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Johnson forces the pace for Australia

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Mitchell Johnson

Mitchell Johnson brings the England innings to an abrupt conclusion by removing James Anderson. He finished with figures of 6-38

Mitchell Johnson delivered a timely reminder of his potency to help propel Australia into an enviable position in the third Ashes Test at the WACA.

Dropped in unceremonious fashion for the Adelaide Test and written off by many observers after his repeated failure to perform in Ashes contests this year and last, Johnson responded with a wonderfully skilful display as England were hustled out for 187.

Swinging the ball back in to the right-handers late and at pace, Johnson fully deserved figures of 6-38 from 17.3 overs, marking a belated return to form at the most crucial juncture and transforming a contest which appeared to be slipping away from Australia.

Ryan Harris reinforced the gains made by Johnson as he collected three wickets - including those of Andrew Strauss and Ian Bell, both of whom passed 50 - and condemned England to a first-innings deficit of 81.

Although England made inroads into Australia’s top order at the second attempt, Shane Watson carried the hosts to 119 for three by the close of a day when voices were raised and tempers frayed. Their lead currently stands at a considerable 200.

Watson and Mike Hussey will resume tomorrow on 61 and 24 respectively, having helped restore order after three wickets fell for the addition of 33 runs.

Phil Hughes’ fallibility outside off stump was exposed by Steven Finn as he edged to third slip; Ricky Ponting was caught down the leg side for the second time in the series after England’s initial appeal was rejected; and Michael Clarke’s sketchy innings was ended by a thick inside edge off Chris Tremlett.

Shane Watson

Shane Watson strengthens Australia's hand, making an unbeaten 61 as they extend their lead to 200 by the close of a heated day

But Watson and Hussey batted with an authority which will, perversely, serve as a source of confidence for England as they contemplate a fourth-innings fight on a surface which is expected to remain reliable.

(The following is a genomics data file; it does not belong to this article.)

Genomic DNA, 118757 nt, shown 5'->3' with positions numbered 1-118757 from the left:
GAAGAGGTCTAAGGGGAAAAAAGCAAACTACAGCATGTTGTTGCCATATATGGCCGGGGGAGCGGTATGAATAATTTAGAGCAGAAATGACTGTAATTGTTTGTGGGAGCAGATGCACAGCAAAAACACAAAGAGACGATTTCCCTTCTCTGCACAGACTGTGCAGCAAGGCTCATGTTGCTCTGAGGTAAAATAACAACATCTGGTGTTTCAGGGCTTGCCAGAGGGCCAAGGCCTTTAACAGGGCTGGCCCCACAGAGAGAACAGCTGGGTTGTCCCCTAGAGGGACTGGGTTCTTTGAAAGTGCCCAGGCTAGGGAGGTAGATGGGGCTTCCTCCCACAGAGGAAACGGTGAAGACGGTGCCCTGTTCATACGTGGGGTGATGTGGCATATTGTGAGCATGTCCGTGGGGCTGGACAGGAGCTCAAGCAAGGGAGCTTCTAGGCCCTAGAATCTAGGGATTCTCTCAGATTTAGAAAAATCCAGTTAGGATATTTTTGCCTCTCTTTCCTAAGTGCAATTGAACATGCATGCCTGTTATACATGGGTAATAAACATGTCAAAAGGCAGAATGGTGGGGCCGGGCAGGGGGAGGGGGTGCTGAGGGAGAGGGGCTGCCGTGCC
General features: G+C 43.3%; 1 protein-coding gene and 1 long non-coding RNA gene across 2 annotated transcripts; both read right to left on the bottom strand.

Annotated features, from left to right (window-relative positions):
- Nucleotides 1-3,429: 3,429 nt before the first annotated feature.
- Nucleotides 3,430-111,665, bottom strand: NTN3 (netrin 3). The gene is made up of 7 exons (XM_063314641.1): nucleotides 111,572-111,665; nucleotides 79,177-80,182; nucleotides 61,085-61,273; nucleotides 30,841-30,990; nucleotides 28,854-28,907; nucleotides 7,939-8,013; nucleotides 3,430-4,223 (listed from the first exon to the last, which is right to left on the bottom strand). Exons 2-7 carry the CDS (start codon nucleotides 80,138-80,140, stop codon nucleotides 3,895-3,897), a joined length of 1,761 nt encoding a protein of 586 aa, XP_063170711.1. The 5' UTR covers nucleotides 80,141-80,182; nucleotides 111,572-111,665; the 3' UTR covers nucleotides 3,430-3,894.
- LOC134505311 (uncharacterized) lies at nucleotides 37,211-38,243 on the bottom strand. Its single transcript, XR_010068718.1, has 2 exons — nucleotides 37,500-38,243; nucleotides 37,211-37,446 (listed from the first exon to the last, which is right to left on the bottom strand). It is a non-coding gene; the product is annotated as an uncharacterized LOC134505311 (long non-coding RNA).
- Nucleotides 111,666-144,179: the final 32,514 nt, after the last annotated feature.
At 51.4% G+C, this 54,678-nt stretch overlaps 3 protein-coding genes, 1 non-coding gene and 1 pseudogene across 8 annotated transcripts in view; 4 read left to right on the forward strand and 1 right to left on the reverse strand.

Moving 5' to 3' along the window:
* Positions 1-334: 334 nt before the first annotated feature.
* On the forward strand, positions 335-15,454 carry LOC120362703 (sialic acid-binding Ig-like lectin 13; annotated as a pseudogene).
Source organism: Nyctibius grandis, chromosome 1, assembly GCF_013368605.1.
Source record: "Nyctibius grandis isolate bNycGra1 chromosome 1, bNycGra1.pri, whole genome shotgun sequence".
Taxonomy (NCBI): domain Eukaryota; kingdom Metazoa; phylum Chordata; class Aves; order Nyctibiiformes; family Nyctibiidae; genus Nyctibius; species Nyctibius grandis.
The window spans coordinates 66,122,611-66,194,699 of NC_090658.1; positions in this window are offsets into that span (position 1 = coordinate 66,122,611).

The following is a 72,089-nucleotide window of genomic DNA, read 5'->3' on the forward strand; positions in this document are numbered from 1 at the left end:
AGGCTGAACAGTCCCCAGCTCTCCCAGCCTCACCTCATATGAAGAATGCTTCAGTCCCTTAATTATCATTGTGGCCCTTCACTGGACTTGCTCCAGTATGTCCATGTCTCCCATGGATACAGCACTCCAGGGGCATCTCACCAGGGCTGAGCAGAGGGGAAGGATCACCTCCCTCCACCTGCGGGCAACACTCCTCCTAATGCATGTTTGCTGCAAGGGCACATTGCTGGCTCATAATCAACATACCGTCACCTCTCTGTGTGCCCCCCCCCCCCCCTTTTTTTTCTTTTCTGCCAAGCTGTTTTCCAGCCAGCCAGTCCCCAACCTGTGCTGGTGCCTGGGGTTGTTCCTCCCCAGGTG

Johnson’s influence on this match is far from over, but his input thus far is the single biggest reason behind Australia taking charge.

In removing Alastair Cook, Jonathan Trott, Kevin Pietersen and Paul Collingwood in five overs this morning, Johnson played the pivotal role in reducing the tourists to 98 for five from the comfort of 78 without loss this morning.

In the space of 45 pulsating minutes England’s ambitions went from overhauling Australia’s seemingly modest 268 - and establishing a sizeable lead - to limiting the damage caused by the sort of batting collapse which many thought was a thing of the past.

At the same time, Johnson provided a major shot in the arm to Australia’s flagging Ashes hopes on a day that began in inauspicious fashion, with Strauss edging Harris between wicketkeeper and first slip.

Having seen a statuesque Brad Haddin and Watson allow what should have been a straightforward chance to fly between them, neither Strauss nor Cook were unduly inconvenienced against a ball that was only 12 overs old when play resumed.

However, Johnson - emboldened by yesterday’s innings of 62 - suddenly found the form which saw him named International Cricketer of the Year in 2009 to strike three times in 12 balls.

Cook was caught low down at gully for 32 when he drove without sufficient foot movement, and both Trott and Pietersen - the latter after an unsuccessful review - were trapped in front by late swing back in as they played across the line.

Harris angled one across Strauss to locate his outside edge moments after he brought up a 95-ball half-century, and Johnson compounded the tourists’ woes by arcing one back into Collingwood.

Chris Tremlett

Chris Tremlett is cleaned up by Johnson, whose combination of pace and late swing altered the course of this unpredictable game

Beaten for pace and struck on the move, Collingwood was initially spared by umpire Marais Erasmus, but Ponting’s decision to ask for a review, which appeared to be borne out of hope rather than conviction, saw the verdict reversed.

England’s position was such that a sixth-wicket stand of 47 between Bell and Matt Prior, the last recognised batsmen, was especially important.

Employing tactics that would would have put Douglas Jardine to shame, Peter Siddle gained reward - and a first wicket since the opening day in Brisbane - when Prior, jumping across to defend a short delivery, deflected the ball on to leg stump via hip and glove. The ensuing verbal exchange between Ponting and Prior was equally unedifying.

Graeme Swann performed a similar role to Prior, allowing Bell to go to his third fifty in as many innings this series, until he was caught behind pushing at Harris.

Bell, his motives skewed by the presence of the tail, edged a flashing drive at Harris to second slip, where Ponting held a sharp catch at head height, and Johnson capped a marvellous display by uprooting Tremlett’s off stump and having James Anderson taken by first slip.

Anderson was afforded a fruity send-off by Johnson, with whom he had words yesterday - proof, if any were needed, that the competitive juices continue to flow in a series which is coming to the boil nicely.

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